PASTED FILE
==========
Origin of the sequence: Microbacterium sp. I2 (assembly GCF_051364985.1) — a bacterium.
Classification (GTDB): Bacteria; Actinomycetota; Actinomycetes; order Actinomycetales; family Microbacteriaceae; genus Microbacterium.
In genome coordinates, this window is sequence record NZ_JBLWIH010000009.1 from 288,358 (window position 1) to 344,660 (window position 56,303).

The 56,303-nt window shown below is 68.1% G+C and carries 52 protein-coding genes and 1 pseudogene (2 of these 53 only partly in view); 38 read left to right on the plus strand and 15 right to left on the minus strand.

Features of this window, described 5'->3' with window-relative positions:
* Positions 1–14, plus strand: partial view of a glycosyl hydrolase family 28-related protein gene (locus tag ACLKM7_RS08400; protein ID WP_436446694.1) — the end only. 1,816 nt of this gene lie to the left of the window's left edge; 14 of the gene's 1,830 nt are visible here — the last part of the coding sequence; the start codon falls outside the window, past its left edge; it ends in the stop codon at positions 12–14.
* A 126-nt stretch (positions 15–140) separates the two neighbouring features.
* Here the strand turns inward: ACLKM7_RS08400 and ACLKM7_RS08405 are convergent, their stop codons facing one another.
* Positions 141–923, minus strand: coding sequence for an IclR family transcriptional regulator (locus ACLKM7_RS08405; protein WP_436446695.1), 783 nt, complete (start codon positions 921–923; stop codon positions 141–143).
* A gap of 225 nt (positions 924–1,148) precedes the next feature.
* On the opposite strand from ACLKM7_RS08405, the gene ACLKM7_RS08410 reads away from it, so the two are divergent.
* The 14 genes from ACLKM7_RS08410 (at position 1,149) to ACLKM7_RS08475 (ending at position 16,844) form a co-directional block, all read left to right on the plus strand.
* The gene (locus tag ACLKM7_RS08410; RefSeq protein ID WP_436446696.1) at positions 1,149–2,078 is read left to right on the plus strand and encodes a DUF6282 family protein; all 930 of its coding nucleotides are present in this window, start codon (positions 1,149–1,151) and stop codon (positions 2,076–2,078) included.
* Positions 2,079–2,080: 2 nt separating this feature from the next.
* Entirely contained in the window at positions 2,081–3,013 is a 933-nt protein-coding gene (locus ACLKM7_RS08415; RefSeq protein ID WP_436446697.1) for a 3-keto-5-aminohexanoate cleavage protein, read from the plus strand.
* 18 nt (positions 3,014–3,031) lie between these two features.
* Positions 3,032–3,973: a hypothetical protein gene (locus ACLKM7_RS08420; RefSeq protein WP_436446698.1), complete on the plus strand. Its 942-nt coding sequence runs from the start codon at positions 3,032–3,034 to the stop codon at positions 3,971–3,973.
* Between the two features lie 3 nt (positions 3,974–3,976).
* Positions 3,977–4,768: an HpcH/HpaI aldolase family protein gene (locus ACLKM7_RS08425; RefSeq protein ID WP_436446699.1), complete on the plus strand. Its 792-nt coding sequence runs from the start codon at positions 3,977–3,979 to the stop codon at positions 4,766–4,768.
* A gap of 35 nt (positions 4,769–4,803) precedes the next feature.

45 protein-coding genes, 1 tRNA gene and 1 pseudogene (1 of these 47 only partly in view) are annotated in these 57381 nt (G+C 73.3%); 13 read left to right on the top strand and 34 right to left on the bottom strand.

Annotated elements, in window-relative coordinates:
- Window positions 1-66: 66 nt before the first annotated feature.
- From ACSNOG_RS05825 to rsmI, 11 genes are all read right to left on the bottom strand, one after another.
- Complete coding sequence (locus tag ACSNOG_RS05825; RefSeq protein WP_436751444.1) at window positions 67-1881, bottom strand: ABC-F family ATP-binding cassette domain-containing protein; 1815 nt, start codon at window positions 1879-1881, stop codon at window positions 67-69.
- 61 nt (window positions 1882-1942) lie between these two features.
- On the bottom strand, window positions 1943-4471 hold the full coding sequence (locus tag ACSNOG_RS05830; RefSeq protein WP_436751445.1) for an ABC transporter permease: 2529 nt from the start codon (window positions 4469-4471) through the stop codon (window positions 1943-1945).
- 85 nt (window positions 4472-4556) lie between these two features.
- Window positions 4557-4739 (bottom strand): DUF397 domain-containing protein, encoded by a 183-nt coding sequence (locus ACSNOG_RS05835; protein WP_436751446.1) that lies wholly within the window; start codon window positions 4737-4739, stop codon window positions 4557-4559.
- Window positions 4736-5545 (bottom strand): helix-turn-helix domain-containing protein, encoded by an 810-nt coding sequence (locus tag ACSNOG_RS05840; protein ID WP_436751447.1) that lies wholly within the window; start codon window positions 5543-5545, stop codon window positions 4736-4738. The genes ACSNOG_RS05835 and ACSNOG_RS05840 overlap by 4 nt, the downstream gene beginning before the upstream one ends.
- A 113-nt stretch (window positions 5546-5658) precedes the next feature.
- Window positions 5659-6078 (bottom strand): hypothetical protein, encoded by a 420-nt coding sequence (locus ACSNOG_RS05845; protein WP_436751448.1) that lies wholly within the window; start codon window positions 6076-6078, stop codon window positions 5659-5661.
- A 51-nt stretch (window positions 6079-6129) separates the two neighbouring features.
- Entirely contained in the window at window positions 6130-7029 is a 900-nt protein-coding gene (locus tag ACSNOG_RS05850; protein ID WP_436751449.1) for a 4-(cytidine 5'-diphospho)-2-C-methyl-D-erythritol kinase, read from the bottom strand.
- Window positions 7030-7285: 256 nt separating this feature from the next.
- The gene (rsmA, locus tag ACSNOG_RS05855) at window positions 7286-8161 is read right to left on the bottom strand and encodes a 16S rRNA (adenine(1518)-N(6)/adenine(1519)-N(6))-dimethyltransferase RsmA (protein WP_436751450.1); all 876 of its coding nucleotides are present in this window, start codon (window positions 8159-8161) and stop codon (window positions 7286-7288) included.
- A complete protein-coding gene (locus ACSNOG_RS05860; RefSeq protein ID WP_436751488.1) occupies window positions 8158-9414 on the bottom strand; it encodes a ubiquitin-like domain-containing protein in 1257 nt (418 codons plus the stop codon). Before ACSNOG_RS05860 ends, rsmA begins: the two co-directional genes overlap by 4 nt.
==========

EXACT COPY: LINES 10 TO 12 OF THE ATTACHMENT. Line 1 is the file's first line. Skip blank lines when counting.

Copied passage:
* A gap of 225 nt (positions 924–1,148) precedes the next feature.
* On the opposite strand from ACLKM7_RS08405, the gene ACLKM7_RS08410 reads away from it, so the two are divergent.
* The 14 genes from ACLKM7_RS08410 (at position 1,149) to ACLKM7_RS08475 (ending at position 16,844) form a co-directional block, all read left to right on the plus strand.